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‘No security reforms’ Mugabe

PRESIDENT Robert Mugabe yesterday swatted calls for security sector realignment, which were central to the MDCs’ call for reform, saying the military had been a reliable pillar of the government.

PRESIDENT Robert Mugabe yesterday swatted calls for security sector realignment, which were central to the MDCs’ call for reform, saying the military had been a reliable pillar of the government.


Mugabe also said he saw his July 31 election as a mandate for “total” application of policies forcing foreign-owned firms to sell majority stakes to local investors.

Addressing Defence Forces Day commemorations in Harare, Mugabe said he was surprised by the inclusive government partners’ calls for security sector reform, saying this was disregard for the good work the military had done in maintaining peace.

He said it was “surprising that some misguided fellow countrymen, at the behest of their Western allies, blatantly disregard the good work done by the Zimbabwe Defence Forces in maintaining peace and tranquillity in the country”.

“They disguise this by demanding what they call security sector reform, when it is obvious the enemy’s real ploy is to dilute the efficiency of the Zimbabwe Defence Forces,” he told the crowd.

Ahead of last month’s poll, the two MDC parties accused the security sector of being partisan saying it needed to be reformed, a proposal that Mugabe and his Zanu PF party flatly rejected.

In the past, some senior army officials have made disparaging remarks about Mugabe’s rival, Prime Minister Morgan Tsvangirai, with some saying they would not salute him if he won elections.

Mugabe maintained a belligerent defence of his re-election on July 31, which is being challenged in court as fraudulent by Tsvangirai, saying the massive 61% poll win had given Zanu PF a mandate to implement its policies, chief among them being the indigenisation policy.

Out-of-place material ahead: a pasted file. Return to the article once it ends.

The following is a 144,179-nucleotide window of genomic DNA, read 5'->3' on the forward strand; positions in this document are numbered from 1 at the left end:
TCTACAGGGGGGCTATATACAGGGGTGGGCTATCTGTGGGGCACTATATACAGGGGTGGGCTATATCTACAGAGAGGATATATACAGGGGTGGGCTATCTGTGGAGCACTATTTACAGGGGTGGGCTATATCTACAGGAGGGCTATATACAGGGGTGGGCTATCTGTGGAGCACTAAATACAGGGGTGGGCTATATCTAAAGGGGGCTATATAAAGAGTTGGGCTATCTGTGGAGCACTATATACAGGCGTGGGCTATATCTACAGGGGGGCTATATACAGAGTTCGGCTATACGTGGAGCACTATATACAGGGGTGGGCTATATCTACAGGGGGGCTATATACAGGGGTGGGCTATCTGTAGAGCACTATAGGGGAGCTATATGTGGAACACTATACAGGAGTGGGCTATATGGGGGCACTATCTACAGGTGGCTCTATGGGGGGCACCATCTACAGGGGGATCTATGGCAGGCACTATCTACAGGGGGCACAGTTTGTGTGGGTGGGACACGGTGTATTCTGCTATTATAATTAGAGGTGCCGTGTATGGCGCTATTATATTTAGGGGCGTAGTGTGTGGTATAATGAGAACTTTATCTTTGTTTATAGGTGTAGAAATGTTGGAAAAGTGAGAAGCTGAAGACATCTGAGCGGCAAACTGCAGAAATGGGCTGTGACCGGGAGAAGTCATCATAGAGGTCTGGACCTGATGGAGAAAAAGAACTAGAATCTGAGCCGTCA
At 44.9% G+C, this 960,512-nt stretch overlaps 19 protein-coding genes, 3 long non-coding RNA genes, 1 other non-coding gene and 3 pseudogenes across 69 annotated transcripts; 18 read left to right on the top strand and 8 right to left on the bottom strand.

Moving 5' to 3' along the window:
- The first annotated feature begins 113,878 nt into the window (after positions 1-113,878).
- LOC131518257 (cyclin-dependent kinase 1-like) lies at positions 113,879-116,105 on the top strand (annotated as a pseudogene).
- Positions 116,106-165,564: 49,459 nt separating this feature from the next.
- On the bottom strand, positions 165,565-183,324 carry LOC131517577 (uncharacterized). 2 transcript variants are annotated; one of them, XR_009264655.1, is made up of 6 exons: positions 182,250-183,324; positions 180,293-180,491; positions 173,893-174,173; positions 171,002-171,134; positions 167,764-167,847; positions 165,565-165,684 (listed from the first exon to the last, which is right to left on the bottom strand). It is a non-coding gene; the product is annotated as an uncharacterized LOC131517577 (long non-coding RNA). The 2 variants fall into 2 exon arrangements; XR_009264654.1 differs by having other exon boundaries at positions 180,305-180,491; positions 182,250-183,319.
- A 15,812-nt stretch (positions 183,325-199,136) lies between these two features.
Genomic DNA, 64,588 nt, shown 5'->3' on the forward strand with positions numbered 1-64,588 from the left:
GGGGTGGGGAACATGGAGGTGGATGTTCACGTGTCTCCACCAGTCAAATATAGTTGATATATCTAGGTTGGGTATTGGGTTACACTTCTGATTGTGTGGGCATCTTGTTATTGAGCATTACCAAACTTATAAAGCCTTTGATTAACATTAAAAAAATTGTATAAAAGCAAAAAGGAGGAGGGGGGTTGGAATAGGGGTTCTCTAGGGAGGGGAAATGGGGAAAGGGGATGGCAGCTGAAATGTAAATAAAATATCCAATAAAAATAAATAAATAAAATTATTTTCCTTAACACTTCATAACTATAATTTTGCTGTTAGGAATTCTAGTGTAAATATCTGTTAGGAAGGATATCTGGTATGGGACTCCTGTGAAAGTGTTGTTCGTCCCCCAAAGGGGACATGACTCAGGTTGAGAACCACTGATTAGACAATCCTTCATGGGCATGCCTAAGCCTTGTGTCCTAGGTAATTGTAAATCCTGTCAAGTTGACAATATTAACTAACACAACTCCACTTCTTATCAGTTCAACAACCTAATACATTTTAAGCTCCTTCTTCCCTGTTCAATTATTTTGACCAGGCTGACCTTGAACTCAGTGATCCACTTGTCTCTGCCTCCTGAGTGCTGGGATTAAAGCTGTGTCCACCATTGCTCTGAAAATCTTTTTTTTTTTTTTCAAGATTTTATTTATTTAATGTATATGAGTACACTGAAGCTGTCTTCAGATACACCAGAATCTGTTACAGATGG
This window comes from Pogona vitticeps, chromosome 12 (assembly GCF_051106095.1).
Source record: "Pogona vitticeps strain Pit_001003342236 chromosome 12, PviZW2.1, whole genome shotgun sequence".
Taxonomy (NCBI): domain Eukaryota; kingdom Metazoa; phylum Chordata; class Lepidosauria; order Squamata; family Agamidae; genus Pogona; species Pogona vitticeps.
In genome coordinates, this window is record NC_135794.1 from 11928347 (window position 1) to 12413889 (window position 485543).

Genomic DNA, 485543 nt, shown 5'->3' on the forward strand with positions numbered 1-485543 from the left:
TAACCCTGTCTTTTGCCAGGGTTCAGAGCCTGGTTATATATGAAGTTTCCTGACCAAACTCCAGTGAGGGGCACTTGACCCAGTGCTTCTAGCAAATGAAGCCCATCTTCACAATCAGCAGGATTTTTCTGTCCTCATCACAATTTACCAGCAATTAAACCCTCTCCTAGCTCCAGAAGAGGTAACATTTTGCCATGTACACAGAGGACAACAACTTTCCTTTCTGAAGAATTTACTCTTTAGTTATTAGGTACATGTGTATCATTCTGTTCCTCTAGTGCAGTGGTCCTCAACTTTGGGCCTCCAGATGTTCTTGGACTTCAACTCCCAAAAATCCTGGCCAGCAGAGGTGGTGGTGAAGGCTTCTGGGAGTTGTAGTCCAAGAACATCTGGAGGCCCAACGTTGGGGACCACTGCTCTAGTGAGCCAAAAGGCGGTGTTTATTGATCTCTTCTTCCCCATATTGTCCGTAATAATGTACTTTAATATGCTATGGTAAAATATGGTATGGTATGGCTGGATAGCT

Rejecting this challenge along with questions by Western governments about the election’s credibility, Mugabe said his new five-year term extending his 33 years in power gave him the chance to enact what he called the “last chapter” of a fiercely nationalist economic strategy.

His indigenisation policy seeks to redistribute wealth by forcing foreign-owned firms to sell at least 51% to black Zimbabweans.

“Now that the people of Zimbabwe have granted us a resounding mandate in the governance of the country, we will do everything in our power to ensure that our objective of total indigenisation, empowerment, development and employment is realised,” he said.

“This is our final phase of implementing the ideals of the liberation struggle.”

The President vowed to see through the indigenisation policy, saying he wanted to ensure that Zimbabweans enjoyed the country’s resources.

“The indigenisation and empowerment drive will continue unabated in order to ensure that indigenous Zimbabweans enjoy a larger share of the country’s resources,” he said.

As Mugabe soldiers ahead with his black empowerment policies, critics fear that this will only benefit his inner circle, while the rest of the country will not see any tangible benefits.

Yesterday, the Defence Forces Day commemorations resembled a Zanu PF victory party as supporters, clad in their green and yellow party regalia and armed with anti-MDC-T banners, filled the stadium.

Some of the banners read: “Learn to lose with dignity; Gladly get rid of the 3-legged monster (the inclusive government); July 31 the day we buried imperialism; Let’s tackle water and electricity challenges now that the thieves (MDCs) are gone; Now begins the empowerment revolution and Rakapinda mugedhi zvisina tsvete (We scored without favouritism)”.

Mugabe said this year’s Defence Forces Day commemorations resonated with his victory.

“The theme is more relevant to the country as we travel the crucial path of consolidating the gains of our hard-won independence through the total economic emancipation of our people under the motto: ‘Indigenise, Empower, Develop and Employ’,” he said.

He pledged to improve the uniformed forces’ conditions of service.

“Conditions of service for the Zimbabwe Defence Forces, like those of other civil servants, have remained below expectations, considering that their salaries and allowances fall below the poverty datum line. Over the past 10 years, the fact that the government has been battling illegal sanctions from the West has resulted in inadequate budgetary allocations to the Ministry of Defence and the entire Defence Forces establishments,” Mugabe said.

He also cited lack of resources for the country’s failure to meet a 2009 deadline set by the Ottawa Convention on Anti-Personnel Landmines for the clearance of the deadly devices which are believed to be buried at most of the country’s borders.

Zimbabwe became a signatory to the convention in 1999 and was given 10 years to clear the landmines, planted by colonial forces during the war of liberation.